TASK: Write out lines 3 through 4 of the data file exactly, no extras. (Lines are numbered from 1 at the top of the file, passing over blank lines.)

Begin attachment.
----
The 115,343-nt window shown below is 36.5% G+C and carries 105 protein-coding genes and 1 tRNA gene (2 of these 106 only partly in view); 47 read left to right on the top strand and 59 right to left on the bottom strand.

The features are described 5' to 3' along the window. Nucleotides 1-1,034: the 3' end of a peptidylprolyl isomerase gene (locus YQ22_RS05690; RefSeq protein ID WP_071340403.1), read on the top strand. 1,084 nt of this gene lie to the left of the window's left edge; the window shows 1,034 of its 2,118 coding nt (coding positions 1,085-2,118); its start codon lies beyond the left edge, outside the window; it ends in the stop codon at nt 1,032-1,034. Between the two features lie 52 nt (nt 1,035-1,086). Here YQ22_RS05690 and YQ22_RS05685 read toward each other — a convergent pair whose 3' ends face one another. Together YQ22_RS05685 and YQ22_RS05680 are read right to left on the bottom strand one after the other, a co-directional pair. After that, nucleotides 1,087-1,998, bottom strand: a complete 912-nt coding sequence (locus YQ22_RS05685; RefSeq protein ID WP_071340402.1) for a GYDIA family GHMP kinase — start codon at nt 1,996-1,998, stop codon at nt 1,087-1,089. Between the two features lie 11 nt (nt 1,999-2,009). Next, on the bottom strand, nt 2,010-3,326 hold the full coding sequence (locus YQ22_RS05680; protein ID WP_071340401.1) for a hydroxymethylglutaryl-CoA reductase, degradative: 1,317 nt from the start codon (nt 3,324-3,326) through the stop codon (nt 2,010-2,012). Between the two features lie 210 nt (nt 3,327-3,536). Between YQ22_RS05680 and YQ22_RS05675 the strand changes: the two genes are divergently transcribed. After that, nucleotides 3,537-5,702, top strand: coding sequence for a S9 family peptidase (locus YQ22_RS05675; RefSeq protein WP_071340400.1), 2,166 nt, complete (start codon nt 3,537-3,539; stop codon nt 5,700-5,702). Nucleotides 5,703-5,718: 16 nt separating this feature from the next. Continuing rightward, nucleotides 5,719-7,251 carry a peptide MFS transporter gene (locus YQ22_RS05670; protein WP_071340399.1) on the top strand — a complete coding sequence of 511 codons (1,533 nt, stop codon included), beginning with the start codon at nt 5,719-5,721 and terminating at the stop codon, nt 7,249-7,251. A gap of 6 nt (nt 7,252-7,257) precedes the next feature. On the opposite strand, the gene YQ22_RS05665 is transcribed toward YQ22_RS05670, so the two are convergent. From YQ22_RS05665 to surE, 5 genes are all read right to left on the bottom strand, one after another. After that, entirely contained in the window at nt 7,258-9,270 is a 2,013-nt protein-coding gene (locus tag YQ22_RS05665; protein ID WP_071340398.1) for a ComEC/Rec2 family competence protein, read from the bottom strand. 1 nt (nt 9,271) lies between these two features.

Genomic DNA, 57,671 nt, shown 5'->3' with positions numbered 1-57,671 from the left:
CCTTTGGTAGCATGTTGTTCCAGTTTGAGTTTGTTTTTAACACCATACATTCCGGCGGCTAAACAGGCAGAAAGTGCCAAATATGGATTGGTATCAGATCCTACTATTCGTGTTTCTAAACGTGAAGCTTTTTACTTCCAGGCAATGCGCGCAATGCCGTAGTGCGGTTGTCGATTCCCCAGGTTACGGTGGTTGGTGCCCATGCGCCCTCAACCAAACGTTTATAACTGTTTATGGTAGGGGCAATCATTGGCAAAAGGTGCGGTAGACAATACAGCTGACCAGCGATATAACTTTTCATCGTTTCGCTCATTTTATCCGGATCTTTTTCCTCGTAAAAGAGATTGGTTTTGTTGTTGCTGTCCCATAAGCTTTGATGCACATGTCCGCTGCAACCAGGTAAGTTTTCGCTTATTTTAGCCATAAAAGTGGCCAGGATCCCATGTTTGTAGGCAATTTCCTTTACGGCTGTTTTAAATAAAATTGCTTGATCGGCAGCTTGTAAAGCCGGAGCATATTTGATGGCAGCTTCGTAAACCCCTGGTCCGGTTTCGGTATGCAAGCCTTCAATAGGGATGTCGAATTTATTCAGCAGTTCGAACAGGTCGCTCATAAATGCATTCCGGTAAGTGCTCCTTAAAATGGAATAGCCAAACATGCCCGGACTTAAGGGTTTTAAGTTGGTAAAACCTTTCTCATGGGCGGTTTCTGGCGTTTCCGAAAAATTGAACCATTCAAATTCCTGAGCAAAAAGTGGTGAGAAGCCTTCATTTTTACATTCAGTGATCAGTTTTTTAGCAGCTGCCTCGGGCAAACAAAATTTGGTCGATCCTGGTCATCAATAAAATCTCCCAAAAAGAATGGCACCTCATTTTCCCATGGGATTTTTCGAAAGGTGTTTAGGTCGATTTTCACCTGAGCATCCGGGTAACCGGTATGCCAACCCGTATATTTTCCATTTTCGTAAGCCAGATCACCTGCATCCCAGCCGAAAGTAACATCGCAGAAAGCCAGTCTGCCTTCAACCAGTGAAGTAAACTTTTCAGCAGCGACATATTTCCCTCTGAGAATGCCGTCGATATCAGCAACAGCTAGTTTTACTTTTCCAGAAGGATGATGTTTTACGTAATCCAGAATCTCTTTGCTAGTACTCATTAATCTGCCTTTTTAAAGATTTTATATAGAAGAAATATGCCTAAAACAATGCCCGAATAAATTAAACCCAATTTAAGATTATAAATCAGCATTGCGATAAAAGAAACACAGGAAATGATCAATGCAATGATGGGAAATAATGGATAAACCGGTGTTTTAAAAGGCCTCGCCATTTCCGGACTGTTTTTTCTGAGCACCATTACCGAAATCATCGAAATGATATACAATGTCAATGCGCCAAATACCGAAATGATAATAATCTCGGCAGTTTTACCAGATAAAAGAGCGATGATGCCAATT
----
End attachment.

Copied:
Genomic DNA, 57,671 nt, shown 5'->3' with positions numbered 1-57,671 from the left:
CCTTTGGTAGCATGTTGTTCCAGTTTGAGTTTGTTTTTAACACCATACATTCCGGCGGCTAAACAGGCAGAAAGTGCCAAATATGGATTGGTATCAGATCCTACTATTCGTGTTTCTAAACGTGAAGCTTTTTACTTCCAGGCAATGCGCGCAATGCCGTAGTGCGGTTGTCGATTCCCCAGGTTACGGTGGTTGGTGCCCATGCGCCCTCAACCAAACGTTTATAACTGTTTATGGTAGGGGCAATCATTGGCAAAAGGTGCGGTAGACAATACAGCTGACCAGCGATATAACTTTTCATCGTTTCGCTCATTTTATCCGGATCTTTTTCCTCGTAAAAGAGATTGGTTTTGTTGTTGCTGTCCCATAAGCTTTGATGCACATGTCCGCTGCAACCAGGTAAGTTTTCGCTTATTTTAGCCATAAAAGTGGCCAGGATCCCATGTTTGTAGGCAATTTCCTTTACGGCTGTTTTAAATAAAATTGCTTGATCGGCAGCTTGTAAAGCCGGAGCATATTTGATGGCAGCTTCGTAAACCCCTGGTCCGGTTTCGGTATGCAAGCCTTCAATAGGGATGTCGAATTTATTCAGCAGTTCGAACAGGTCGCTCATAAATGCATTCCGGTAAGTGCTCCTTAAAATGGAATAGCCAAACATGCCCGGACTTAAGGGTTTTAAGTTGGTAAAACCTTTCTCATGGGCGGTTTCTGGCGTTTCCGAAAAATTGAACCATTCAAATTCCTGAGCAAAAAGTGGTGAGAAGCCTTCATTTTTACATTCAGTGATCAGTTTTTTAGCAGCTGCCTCGGGCAAACAAAATTTGGTCGATCCTGGTCATCAATAAAATCTCCCAAAAAGAATGGCACCTCATTTTCCCATGGGATTTTTCGAAAGGTGTTTAGGTCGATTTTCACCTGAGCATCCGGGTAACCGGTATGCCAACCCGTATATTTTCCATTTTCGTAAGCCAGATCACCTGCATCCCAGCCGAAAGTAACATCGCAGAAAGCCAGTCTGCCTTCAACCAGTGAAGTAAACTTTTCAGCAGCGACATATTTCCCTCTGAGAATGCCGTCGATATCAGCAACAGCTAGTTTTACTTTTCCAGAAGGATGATGTTTTACGTAATCCAGAATCTCTTTGCTAGTACTCATTAATCTGCCTTTTTAAAGATTTTATATAGAAGAAATATGCCTAAAACAATGCCCGAATAAATTAAACCCAATTTAAGATTATAAATCAGCATTGCGATAAAAGAAACACAGGAAATGATCAATGCAATGATGGGAAATAATGGATAAACCGGTGTTTTAAAAGGCCTCGCCATTTCCGGACTGTTTTTTCTGAGCACCATTACCGAAATCATCGAAATGATATACAATGTCAATGCGCCAAATACCGAAATGATAATAATCTCGGCAGTTTTACCAGATAAAAGAGCGATGATGCCAATT